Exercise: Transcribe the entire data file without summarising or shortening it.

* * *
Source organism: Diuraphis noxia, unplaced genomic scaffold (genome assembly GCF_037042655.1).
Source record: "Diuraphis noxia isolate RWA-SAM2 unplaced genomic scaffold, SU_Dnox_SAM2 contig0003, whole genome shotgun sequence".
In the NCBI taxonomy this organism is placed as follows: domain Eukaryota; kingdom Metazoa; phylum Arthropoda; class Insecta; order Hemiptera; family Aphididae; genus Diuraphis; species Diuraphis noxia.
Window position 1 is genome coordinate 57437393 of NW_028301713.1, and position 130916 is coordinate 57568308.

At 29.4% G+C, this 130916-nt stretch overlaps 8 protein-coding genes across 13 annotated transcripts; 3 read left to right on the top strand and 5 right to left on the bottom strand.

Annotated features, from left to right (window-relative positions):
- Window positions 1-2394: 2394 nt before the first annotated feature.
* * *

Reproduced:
Source organism: Diuraphis noxia, unplaced genomic scaffold (genome assembly GCF_037042655.1).
Source record: "Diuraphis noxia isolate RWA-SAM2 unplaced genomic scaffold, SU_Dnox_SAM2 contig0003, whole genome shotgun sequence".
In the NCBI taxonomy this organism is placed as follows: domain Eukaryota; kingdom Metazoa; phylum Arthropoda; class Insecta; order Hemiptera; family Aphididae; genus Diuraphis; species Diuraphis noxia.
Window position 1 is genome coordinate 57437393 of NW_028301713.1, and position 130916 is coordinate 57568308.

At 29.4% G+C, this 130916-nt stretch overlaps 8 protein-coding genes across 13 annotated transcripts; 3 read left to right on the top strand and 5 right to left on the bottom strand.

Annotated features, from left to right (window-relative positions):
- Window positions 1-2394: 2394 nt before the first annotated feature.